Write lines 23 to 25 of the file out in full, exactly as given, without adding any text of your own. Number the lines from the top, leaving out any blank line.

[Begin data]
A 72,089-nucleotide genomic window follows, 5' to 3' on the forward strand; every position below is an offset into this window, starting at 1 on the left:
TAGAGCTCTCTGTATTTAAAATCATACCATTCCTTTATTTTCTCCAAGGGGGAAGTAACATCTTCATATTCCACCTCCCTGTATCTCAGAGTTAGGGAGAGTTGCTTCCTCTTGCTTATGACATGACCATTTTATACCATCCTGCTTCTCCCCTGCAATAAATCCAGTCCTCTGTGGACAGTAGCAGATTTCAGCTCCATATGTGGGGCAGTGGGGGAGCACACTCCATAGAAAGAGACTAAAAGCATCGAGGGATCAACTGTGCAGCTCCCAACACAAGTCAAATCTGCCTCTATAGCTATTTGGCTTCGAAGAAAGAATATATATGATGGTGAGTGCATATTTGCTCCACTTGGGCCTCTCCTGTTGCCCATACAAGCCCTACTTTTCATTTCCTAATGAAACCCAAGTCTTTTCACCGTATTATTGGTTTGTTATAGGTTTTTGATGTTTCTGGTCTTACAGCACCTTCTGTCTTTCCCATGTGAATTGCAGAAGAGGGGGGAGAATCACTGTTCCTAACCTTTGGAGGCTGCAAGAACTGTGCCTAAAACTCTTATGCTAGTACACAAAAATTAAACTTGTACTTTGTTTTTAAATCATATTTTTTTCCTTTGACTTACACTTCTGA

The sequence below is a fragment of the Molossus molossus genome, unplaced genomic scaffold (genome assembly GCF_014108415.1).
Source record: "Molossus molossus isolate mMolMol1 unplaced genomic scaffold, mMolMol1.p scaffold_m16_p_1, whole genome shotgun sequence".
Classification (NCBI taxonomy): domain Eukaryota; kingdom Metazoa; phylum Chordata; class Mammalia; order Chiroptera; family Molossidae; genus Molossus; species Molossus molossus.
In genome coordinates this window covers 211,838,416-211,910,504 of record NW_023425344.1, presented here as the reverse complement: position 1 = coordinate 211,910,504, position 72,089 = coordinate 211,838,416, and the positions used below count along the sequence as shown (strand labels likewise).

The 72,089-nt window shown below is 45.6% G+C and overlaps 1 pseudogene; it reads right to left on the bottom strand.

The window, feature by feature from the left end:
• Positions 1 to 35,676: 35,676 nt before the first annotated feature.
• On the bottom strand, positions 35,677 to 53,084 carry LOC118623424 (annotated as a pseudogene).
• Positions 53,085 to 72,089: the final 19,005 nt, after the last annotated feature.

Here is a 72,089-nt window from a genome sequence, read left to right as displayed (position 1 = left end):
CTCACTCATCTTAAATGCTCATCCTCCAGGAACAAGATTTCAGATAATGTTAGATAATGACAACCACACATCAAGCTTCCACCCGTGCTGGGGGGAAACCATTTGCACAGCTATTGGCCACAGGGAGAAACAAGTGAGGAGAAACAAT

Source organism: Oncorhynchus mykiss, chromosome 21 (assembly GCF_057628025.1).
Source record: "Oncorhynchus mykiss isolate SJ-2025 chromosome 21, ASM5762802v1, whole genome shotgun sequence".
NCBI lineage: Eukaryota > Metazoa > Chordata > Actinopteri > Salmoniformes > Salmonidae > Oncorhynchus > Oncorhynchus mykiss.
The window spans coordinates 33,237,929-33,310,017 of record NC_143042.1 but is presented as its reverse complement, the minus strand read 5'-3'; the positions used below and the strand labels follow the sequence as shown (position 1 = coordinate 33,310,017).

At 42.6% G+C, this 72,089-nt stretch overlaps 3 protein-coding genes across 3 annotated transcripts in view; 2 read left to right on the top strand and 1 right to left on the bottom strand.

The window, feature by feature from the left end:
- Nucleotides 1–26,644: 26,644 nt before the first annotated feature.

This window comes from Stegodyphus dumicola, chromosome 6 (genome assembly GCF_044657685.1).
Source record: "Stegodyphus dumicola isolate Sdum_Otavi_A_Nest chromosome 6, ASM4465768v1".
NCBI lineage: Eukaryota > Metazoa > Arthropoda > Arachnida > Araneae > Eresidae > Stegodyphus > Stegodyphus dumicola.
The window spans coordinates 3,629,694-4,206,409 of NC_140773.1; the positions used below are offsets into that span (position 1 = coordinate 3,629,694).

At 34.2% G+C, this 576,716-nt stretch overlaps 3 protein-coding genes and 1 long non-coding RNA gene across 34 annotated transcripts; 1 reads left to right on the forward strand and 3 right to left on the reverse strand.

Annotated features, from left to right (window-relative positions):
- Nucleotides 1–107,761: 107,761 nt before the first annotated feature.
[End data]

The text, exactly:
NCBI lineage: Eukaryota > Metazoa > Arthropoda > Arachnida > Araneae > Eresidae > Stegodyphus > Stegodyphus dumicola.
The window spans coordinates 3,629,694-4,206,409 of NC_140773.1; the positions used below are offsets into that span (position 1 = coordinate 3,629,694).

At 34.2% G+C, this 576,716-nt stretch overlaps 3 protein-coding genes and 1 long non-coding RNA gene across 34 annotated transcripts; 1 reads left to right on the forward strand and 3 right to left on the reverse strand.